The science and technology of ultrasmall three-dimensional materials systems has been developing rapidly the last 20 years or so. Catalysts, coatings, composites, as well as electronic device structures—all rely on materials properties on an atomic scale. To develop such new materials and understand the chemical and physical properties that determine their unique behavior, we also require analytical tools with atomic level spatial resolution and at the same time the desired measurement capability. This need, along with extensive scientific interest in the fundamental chemical and physical properties of free surfaces, has led to the continued development of microanalytical chemical analysis techniques over the past 20 years. Most readers will be familiar with many of these techniques with acronyms such as AES, XPS, RBS, SIMS, ESCA, etc. This issue of the MRS BULLETIN will review some recent advances in the development of these techniques as well as introduce new techniques with significant advantages over the older ones.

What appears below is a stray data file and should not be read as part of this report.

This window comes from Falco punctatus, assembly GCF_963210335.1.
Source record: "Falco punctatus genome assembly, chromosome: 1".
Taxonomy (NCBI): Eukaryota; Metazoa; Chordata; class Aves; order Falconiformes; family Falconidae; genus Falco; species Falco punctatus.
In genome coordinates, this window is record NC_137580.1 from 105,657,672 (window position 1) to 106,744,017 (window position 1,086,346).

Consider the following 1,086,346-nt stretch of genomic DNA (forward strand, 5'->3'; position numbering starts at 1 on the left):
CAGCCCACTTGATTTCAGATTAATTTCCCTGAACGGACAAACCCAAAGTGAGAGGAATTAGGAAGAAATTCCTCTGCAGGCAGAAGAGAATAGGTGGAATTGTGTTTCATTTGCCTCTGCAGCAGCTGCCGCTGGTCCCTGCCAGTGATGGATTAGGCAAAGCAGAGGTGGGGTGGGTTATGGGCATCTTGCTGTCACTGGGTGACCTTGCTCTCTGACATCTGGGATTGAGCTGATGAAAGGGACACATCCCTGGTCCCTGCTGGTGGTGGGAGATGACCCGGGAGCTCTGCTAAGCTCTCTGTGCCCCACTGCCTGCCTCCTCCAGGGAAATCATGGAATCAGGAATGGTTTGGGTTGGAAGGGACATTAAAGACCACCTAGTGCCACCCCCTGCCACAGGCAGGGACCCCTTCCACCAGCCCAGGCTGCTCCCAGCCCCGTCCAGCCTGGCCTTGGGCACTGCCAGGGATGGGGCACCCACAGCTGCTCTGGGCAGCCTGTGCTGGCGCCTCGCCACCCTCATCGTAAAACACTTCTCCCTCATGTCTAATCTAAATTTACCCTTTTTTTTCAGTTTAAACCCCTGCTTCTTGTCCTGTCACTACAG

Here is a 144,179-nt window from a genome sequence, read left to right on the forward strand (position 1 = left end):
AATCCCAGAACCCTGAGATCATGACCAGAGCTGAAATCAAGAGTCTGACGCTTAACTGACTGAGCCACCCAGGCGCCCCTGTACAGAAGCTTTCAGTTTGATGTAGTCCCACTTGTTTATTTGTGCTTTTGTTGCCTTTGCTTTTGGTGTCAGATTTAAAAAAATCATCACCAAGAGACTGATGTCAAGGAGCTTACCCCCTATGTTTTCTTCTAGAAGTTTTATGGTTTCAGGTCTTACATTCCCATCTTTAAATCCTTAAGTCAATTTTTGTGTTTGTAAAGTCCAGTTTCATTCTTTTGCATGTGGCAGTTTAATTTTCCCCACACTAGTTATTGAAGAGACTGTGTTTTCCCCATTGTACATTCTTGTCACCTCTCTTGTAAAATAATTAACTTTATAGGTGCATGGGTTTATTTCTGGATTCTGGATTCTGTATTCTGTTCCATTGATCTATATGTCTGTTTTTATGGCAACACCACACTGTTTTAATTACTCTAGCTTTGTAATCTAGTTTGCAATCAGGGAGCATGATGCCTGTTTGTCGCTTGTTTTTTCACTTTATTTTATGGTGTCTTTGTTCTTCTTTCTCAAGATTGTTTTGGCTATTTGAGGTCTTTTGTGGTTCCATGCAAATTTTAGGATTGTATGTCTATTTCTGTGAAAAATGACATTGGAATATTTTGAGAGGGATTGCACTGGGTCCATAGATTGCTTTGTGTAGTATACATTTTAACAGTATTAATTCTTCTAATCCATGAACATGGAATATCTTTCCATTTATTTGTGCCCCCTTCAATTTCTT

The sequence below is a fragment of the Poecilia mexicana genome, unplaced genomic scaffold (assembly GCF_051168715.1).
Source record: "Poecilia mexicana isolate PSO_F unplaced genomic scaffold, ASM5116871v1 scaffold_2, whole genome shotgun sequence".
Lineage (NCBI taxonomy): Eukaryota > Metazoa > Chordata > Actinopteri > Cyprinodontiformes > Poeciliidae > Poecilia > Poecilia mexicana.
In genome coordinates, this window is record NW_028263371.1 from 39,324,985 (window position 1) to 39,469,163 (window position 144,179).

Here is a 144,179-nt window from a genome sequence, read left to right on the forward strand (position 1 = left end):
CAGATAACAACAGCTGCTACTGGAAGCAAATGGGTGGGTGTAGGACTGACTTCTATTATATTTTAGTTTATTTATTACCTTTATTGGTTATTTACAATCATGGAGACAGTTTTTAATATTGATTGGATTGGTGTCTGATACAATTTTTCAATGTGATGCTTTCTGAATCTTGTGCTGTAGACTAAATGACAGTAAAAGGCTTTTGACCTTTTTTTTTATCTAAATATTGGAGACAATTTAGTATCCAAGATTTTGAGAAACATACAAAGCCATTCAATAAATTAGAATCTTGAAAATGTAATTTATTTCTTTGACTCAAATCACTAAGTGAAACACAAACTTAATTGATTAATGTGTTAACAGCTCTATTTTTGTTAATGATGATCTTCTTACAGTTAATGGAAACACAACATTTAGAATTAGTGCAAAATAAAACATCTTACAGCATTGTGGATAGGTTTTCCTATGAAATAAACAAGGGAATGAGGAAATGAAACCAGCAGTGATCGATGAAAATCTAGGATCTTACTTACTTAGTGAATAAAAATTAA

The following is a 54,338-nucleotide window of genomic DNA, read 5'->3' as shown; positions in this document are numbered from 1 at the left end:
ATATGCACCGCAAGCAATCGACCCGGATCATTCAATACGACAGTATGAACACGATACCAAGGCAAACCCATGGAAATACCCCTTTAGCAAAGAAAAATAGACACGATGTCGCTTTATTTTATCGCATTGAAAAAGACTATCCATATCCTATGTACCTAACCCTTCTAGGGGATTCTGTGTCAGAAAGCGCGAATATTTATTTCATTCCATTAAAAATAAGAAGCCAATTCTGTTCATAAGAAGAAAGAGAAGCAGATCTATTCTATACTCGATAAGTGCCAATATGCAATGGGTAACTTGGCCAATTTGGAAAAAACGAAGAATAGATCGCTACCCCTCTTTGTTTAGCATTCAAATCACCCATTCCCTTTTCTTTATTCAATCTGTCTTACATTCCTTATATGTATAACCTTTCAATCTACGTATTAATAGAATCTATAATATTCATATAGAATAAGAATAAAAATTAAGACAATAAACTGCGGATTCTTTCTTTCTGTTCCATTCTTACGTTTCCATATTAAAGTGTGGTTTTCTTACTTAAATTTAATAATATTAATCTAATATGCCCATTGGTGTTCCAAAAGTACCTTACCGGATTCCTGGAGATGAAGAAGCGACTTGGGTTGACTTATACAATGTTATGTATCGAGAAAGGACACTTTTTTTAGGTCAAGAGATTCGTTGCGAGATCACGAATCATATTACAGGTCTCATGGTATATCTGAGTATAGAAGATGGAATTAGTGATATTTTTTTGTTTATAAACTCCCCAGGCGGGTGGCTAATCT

As you can see from the thickness of this issue, it is difficult to cover the entire field in a finite amount of space. This led us to limit the discussion to those microanalytical tools which can easily be applied to the analysis of buried interface structures such as those found in semiconductor devices.